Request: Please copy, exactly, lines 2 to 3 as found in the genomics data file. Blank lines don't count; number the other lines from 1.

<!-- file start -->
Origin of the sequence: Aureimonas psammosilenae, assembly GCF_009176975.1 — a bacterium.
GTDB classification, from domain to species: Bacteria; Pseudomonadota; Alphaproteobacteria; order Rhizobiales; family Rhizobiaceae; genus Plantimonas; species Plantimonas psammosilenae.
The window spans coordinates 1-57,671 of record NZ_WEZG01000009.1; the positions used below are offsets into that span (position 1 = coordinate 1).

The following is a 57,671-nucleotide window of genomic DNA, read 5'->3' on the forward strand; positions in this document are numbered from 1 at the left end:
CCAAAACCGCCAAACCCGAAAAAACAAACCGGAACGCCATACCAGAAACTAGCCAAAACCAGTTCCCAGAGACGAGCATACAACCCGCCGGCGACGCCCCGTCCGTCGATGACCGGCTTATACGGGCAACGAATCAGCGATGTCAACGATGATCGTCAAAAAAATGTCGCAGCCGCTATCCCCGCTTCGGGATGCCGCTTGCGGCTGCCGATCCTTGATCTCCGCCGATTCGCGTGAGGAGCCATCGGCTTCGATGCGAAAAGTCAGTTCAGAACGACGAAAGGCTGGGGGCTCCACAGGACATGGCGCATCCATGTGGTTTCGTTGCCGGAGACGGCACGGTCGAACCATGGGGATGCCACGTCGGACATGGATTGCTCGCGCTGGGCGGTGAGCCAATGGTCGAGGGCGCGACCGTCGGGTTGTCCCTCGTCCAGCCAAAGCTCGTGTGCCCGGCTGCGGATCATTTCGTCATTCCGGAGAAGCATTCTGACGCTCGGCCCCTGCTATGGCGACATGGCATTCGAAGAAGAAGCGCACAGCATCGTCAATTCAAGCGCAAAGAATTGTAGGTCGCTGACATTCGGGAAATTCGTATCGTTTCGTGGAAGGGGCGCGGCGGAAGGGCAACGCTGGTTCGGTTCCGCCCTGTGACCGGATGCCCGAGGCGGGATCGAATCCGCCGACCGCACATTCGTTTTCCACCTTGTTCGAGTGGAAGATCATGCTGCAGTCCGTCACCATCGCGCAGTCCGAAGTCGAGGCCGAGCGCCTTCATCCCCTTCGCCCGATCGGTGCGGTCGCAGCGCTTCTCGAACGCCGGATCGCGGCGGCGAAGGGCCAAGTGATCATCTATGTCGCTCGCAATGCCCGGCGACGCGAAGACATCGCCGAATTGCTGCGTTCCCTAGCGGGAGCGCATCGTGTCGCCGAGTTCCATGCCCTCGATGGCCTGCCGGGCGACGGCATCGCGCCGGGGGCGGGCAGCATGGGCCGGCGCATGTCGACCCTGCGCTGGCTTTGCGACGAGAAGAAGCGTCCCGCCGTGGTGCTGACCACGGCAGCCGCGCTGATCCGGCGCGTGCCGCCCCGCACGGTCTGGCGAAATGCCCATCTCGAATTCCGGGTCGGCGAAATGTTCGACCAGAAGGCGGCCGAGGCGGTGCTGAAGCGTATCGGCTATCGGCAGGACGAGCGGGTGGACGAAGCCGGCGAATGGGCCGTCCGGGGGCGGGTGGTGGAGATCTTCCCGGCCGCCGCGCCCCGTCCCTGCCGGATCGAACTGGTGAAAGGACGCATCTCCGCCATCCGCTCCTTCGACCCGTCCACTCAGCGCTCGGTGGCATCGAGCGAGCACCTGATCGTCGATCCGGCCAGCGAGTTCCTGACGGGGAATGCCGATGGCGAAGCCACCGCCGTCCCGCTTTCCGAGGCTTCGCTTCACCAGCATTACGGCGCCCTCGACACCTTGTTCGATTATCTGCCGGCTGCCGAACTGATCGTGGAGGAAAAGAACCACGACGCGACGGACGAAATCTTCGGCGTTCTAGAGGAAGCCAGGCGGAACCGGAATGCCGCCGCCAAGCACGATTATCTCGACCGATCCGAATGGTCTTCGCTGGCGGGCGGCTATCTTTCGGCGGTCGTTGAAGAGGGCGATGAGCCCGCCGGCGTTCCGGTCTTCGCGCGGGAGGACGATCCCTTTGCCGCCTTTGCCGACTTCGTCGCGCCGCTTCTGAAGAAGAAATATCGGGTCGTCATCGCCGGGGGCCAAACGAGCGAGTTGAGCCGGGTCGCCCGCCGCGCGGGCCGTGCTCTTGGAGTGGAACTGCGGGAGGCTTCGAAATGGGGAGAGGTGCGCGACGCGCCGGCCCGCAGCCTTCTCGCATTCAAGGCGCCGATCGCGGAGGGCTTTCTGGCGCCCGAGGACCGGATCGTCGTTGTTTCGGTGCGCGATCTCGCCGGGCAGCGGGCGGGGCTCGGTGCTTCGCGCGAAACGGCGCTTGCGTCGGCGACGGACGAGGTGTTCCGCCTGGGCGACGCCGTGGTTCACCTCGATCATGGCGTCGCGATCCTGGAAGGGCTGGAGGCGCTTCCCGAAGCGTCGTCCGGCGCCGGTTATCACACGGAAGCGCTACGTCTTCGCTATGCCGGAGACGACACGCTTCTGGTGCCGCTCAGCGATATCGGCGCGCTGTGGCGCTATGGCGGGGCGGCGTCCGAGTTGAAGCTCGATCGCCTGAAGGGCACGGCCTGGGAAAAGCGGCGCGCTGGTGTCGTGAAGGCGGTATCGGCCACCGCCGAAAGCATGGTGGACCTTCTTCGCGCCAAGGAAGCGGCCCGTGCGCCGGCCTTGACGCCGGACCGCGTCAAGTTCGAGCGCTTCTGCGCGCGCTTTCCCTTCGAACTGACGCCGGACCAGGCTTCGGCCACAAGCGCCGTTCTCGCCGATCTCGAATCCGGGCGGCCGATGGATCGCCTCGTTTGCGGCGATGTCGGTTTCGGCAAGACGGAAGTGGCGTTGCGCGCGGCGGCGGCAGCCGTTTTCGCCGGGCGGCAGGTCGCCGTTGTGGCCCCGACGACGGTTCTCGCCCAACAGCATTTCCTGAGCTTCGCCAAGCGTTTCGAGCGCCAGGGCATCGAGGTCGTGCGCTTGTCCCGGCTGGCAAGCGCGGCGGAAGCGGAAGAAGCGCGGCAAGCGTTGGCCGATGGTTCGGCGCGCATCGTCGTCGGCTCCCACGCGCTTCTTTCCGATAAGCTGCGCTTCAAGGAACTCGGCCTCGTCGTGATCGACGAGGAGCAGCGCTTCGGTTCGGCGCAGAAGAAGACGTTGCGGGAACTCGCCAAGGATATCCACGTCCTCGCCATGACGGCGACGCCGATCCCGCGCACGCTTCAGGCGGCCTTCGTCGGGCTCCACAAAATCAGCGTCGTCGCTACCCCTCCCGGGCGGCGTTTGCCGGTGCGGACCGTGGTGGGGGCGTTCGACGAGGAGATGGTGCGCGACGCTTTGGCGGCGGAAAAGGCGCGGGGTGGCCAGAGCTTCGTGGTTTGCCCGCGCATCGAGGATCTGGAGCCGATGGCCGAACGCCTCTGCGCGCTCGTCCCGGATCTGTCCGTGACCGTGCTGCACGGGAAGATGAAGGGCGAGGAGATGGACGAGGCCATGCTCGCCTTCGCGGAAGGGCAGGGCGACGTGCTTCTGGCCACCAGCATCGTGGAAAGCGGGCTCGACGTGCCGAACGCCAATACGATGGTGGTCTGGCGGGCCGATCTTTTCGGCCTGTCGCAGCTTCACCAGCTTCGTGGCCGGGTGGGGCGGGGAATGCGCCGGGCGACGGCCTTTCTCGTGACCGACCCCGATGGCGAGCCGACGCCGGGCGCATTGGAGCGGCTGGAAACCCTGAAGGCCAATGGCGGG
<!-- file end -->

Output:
GTDB classification, from domain to species: Bacteria; Pseudomonadota; Alphaproteobacteria; order Rhizobiales; family Rhizobiaceae; genus Plantimonas; species Plantimonas psammosilenae.
The window spans coordinates 1-57,671 of record NZ_WEZG01000009.1; the positions used below are offsets into that span (position 1 = coordinate 1).